If you found a tattered classic car in a barn, would you leave it like it is or restore it to like-new condition?
Both options obviously have their pluses and minuses.
Today, we hear from someone who is happy he chose the first option.
But Jeff Taylor of Hudson, Massachusetts, a 58-year-old heating and air business owner, didn’t find his 1960 Corvette in a barn – he found it in a chicken coop!
The classic roadster had obviously lived a hard life before Taylor finally rescued it in 2012 from a corner of the coop, where it had been attacked by rats and generally forgotten all about resting underneath a sheet.
Taylor found out from the previous owner that the Corvette had spent most of its early years on a California Air Force base, where numerous airmen had passed it around. Turns out that the coop actually was a respite for the Corvette – it had sat outside for 15 years in the weather before sitting another 19 years in the coop.
“There comes a time in every motorhead’s life when you ask yourself, ‘Can I save it or not?’” Taylor said. “Well, the answer with this car was simple: it was 80 percent there and most of the missing trim ended up being in the trunk and no matter what, it was a C1 Corvette. So yes, it was to be saved.”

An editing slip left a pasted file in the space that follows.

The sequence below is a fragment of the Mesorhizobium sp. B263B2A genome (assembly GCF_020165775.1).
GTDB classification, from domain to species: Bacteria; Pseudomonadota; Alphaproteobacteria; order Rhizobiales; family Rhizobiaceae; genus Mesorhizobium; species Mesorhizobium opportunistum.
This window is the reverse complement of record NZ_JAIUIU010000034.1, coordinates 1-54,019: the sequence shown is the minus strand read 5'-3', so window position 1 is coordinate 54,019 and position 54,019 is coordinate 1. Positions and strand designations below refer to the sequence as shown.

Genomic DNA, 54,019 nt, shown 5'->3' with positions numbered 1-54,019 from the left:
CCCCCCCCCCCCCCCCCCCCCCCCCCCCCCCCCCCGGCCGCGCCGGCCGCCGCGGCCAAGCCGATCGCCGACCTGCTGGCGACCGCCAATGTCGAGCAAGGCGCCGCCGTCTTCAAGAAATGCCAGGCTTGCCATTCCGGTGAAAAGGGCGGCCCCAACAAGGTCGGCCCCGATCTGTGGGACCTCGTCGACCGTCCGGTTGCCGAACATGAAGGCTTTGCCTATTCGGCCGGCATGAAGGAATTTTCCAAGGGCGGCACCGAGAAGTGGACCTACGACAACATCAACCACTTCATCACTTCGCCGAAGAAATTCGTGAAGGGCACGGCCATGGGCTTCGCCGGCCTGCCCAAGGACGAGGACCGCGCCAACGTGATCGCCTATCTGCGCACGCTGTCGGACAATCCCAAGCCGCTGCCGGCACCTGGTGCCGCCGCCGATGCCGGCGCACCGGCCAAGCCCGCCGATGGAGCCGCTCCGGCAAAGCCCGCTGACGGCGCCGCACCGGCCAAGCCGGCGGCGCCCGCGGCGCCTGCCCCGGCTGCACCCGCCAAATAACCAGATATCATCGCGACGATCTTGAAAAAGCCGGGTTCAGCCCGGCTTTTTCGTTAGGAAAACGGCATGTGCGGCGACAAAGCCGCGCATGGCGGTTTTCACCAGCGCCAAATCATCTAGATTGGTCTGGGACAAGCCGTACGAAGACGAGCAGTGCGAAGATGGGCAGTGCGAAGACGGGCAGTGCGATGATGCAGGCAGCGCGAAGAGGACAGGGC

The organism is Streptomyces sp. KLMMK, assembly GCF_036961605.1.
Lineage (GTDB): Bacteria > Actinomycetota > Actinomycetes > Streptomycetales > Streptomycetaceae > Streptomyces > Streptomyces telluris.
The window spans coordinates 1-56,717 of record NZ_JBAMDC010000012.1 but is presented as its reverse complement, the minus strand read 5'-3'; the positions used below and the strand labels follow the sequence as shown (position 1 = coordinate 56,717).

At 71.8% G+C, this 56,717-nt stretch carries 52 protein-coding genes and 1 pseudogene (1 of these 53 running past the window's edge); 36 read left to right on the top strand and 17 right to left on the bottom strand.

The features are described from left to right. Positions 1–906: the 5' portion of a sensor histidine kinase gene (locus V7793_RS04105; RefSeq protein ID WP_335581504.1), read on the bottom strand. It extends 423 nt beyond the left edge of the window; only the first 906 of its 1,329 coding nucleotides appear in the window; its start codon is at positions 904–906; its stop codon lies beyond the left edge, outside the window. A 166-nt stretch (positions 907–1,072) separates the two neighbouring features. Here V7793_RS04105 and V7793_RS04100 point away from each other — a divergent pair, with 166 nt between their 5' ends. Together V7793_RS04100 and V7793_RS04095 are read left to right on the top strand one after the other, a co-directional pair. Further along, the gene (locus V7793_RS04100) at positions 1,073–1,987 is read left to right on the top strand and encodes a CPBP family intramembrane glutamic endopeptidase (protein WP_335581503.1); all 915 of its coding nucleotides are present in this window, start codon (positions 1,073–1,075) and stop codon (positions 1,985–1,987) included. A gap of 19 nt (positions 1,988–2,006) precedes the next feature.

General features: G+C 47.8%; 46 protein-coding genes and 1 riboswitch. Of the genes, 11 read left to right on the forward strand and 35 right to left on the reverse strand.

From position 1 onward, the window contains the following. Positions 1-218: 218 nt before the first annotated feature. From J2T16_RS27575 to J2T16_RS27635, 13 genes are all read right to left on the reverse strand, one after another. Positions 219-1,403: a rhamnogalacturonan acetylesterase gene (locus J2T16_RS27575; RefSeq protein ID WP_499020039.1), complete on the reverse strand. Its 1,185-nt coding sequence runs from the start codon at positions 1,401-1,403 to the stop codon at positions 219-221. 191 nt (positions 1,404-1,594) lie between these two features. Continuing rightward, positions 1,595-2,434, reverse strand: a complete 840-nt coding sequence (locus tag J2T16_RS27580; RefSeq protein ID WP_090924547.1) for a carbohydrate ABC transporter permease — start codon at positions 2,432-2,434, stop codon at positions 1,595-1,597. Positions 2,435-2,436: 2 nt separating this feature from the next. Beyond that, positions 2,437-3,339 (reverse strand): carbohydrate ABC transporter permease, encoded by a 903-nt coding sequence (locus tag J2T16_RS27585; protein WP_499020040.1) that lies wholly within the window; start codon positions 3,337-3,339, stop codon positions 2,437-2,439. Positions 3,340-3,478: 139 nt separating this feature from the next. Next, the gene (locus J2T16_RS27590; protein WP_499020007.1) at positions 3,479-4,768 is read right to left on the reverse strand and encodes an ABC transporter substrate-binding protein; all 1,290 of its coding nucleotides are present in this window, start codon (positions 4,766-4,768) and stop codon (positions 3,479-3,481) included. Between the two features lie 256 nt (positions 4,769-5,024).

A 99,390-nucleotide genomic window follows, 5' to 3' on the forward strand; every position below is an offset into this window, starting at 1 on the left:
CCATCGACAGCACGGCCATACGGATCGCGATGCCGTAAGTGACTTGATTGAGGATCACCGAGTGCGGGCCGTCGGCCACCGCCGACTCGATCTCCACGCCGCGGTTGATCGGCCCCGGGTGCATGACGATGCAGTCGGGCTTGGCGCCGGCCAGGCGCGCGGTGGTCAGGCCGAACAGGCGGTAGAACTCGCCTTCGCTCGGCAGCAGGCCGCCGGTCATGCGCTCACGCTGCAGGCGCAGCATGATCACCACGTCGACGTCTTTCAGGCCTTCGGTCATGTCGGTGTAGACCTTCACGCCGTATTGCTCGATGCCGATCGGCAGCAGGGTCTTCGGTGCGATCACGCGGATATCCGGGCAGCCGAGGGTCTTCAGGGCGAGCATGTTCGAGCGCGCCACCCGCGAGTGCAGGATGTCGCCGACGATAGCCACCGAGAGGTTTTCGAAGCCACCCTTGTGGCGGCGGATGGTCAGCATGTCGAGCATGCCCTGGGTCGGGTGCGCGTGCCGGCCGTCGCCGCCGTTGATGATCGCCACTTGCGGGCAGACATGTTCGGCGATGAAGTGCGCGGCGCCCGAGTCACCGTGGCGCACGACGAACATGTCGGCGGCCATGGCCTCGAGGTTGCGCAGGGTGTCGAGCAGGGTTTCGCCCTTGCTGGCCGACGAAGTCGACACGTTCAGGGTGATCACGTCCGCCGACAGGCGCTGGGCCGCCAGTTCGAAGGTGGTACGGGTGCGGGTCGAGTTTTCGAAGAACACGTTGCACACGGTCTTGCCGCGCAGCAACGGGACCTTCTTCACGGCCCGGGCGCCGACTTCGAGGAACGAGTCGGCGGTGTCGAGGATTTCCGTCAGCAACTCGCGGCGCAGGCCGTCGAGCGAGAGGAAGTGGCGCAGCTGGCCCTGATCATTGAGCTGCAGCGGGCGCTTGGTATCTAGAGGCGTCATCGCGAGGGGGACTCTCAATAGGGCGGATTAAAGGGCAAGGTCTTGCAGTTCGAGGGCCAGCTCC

Taylor decided early on, though, that this wasn’t going to be a trailer queen restoration.
He pulled the car’s replacement engine (a 327/360 from 1965) and replaced it with a 1962 327 he had just built. Then came a total brake system rebuild, complete wiring (courtesy of the mice), and some front end work, along with a good pressure wash inside and out to get rid of the smell.
But no fancy paint job or new interior.
“The car is in no way perfect,” Taylor admits, “and it’s not meant to be. I have had C1 ’Vette owners that have showroom condition cars come up and tell me to leave it just like it is because once you’re done bringing it back to its former glory, you may love the car but you’ll never have as much fun driving it as I do now. They worry so much about their cars that it takes the fun out of owning them.”
Taylor says it’s almost like the car wanted him to find it. After all, he only went to the chicken coop to show a friend a 1967 Chevy that was one of several cars stored there.
As the friend looked over that car, Taylor walked around to look at the others and discovered the Corvette stuck down in the back corner half covered up with a thin sheet.
Friends told Taylor he wouldn’t be able to touch the Corvette for less than $10,000 to $15,000, but it turned out the owner was just happy to quit having to pay the monthly storage bill ($15 a month) and offered to sell the car for $3,000 if he would pay his back rent out of that and send him the balance.
“Think about it – a 1960 Corvette in storage 34 years for $3,000,” Taylor says. “I think the car gods were looking out for both of us and wanted us together.”
Sometimes a car’s story includes leaving it the way its journey through life has made it. Just ask Jeff Taylor.
Milford Daily News